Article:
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The mission of the Oceans Department is to discover, educate, and innovate to support a known, sustainable, and equitable ocean. Faculty, staff, students, and postdoctoral scholars advance ocean research, education, and impact through interdisciplinary collaboration, technology development, user-inspired research, and immersive education and training. The Oceans Department brings together ocean sciences – including biological, physical, and social sciences – and technology to advance exploration and knowledge of our blue planet and pursue solutions that tackle the most pressing challenges in climate and sustainability.

Degree programs

Undergraduate opportunities

Stanford undergraduate students interested in ocean research can pursue oceans-related courses and majors via the Department of Biology or Earth Systems.
Stanford Undergraduate Admissions
Earth Systems

Graduate program

The objectives of the doctoral program in Oceans are to enable students to develop the skills needed to conduct interdisciplinary, collaborative and original investigations into oceans-related research, in order to advance exploration and knowledge of our blue planet and tackle the most pressing challenges in climate and sustainability.

Learn moreStanford Graduate Admissions

Oceans research at Stanford

Our faculty and students engage with partners on ocean research across the university. 

Hopkins Marine Station

Above the water, Hopkins Marine Station can be seen in the background. Underwater, divers move close to the surface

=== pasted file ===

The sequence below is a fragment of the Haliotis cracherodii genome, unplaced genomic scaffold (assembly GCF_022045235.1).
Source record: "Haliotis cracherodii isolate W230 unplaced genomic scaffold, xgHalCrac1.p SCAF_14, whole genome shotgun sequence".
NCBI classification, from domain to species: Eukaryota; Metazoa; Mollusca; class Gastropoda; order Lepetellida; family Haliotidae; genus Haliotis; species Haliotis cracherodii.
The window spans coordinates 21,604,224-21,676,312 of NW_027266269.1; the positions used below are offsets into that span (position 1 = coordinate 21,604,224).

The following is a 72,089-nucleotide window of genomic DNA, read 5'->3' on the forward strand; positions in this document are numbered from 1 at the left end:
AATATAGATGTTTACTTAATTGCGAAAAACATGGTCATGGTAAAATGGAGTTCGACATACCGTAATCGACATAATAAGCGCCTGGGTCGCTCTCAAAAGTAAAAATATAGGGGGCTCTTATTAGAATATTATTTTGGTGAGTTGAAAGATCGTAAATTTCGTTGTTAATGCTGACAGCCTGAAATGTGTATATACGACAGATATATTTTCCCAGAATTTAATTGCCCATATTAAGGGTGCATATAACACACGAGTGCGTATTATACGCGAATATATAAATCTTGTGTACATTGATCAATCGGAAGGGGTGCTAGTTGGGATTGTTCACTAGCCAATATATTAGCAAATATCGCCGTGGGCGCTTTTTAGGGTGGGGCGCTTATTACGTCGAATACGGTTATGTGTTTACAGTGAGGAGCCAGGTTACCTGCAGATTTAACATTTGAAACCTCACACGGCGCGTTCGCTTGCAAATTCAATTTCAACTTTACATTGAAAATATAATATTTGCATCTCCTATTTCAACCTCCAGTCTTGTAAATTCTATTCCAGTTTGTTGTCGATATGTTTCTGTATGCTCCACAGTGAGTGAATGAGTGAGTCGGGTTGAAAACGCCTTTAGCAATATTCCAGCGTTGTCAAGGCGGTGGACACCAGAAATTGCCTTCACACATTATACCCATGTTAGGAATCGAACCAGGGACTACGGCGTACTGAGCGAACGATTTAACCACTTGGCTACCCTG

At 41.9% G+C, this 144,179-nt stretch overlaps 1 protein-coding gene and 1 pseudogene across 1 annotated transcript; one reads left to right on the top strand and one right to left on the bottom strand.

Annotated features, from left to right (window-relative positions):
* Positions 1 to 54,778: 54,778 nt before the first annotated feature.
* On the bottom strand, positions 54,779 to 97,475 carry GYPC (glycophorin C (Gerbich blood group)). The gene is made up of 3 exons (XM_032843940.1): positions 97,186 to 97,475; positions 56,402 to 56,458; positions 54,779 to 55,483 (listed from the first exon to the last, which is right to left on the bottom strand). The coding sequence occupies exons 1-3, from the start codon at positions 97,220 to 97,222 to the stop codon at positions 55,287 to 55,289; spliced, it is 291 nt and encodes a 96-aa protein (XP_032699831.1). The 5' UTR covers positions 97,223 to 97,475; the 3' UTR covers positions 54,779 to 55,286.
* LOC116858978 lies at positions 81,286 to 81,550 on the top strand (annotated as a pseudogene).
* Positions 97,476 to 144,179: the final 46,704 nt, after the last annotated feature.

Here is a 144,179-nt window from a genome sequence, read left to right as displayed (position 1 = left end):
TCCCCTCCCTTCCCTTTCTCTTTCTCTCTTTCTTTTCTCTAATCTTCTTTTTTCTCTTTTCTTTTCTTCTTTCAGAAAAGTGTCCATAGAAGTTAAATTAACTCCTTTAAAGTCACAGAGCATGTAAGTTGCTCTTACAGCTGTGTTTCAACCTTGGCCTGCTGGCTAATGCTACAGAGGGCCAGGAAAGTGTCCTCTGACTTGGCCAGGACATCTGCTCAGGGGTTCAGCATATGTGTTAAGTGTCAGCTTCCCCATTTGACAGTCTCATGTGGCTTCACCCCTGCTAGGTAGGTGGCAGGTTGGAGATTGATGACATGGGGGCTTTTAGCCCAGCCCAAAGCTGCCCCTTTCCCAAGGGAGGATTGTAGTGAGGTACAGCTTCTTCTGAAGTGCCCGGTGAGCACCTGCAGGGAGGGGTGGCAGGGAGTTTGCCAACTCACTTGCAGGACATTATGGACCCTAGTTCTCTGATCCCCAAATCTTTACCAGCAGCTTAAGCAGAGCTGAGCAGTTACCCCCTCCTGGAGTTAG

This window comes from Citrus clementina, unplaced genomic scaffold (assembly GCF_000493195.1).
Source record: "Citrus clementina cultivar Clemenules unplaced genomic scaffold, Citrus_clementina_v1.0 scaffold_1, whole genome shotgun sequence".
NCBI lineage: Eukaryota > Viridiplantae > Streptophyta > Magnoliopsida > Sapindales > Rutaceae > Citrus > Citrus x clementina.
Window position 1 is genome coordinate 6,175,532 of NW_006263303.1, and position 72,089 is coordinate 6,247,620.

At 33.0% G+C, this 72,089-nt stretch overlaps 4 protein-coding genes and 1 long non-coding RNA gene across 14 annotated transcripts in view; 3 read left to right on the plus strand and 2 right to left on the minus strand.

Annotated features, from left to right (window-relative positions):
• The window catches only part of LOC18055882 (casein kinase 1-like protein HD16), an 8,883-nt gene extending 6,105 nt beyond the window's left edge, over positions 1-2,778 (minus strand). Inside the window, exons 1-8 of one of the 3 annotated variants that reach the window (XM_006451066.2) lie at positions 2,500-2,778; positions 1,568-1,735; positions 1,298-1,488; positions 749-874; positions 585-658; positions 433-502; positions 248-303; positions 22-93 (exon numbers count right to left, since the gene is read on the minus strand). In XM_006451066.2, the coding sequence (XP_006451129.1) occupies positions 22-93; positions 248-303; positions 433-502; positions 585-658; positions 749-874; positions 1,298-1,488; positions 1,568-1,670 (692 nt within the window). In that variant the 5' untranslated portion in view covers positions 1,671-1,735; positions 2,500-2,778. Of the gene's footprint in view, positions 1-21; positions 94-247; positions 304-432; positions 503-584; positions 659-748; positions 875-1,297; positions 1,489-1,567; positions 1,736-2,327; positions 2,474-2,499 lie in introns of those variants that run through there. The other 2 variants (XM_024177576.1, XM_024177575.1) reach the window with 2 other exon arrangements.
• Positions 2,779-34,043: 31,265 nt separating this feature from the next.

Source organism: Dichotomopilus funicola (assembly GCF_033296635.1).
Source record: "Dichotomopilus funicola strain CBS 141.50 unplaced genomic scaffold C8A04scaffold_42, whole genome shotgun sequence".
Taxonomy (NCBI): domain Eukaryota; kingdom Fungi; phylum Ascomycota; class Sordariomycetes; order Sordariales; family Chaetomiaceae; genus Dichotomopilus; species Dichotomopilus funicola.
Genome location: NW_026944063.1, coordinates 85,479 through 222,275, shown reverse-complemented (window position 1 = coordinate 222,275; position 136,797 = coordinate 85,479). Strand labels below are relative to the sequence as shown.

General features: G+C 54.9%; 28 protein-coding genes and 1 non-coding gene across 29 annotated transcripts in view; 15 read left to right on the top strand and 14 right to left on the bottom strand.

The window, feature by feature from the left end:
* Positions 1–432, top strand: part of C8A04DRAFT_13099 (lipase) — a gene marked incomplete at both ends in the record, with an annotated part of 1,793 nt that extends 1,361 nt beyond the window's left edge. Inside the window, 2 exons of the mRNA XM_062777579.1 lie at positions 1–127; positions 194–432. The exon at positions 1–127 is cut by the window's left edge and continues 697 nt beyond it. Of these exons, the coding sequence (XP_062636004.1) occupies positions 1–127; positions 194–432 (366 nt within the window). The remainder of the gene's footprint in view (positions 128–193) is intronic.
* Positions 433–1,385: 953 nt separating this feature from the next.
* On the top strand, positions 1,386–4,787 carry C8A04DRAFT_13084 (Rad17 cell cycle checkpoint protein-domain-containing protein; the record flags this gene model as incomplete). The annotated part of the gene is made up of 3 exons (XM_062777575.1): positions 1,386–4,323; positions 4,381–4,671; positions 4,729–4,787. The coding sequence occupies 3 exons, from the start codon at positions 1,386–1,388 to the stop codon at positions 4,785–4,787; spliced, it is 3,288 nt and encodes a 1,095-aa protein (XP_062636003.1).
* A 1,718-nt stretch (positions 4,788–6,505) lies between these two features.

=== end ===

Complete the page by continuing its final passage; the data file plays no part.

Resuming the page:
Many of our faculty work at Hopkins Marine Station in Pacific Grove where students and researchers come together to ask big questions, explore new ideas, and discover how and why things work.

Center for Ocean Solutions

People collaborating in a meeting

We partner with the Center for Ocean Solutions at the Woods Institute for the Environment to translate research insights into solutions at scale with collaborators across the globe.

Marine operations

Divers getting ready to go out in a boat

Learn about required training and procedures for boating, diving, and working in the tidal zone at Hopkins Marine Station and the surrounding marine protected area.

Oceans events

Oceans news

  • "Throughout my freshman year, I have had the privilege to visit Hopkins through two introductory seminars (IntroSems) in marine biology, BIO 12N: 'The Sensory Ecology of Marine Animals' and OCEANS 6N: 'Ocean Conservation: Pathways to Solutions.'" Reflections from student Helen Katz.

    The Stanford Daily
  • New research shows the major factors that help coral larvae settle and survive are the nearshore current and the physical features of the seafloor. The work could help identify sites where future reefs will be most viable and highlights a need to better protect these coral nurseries.

    Arizona State University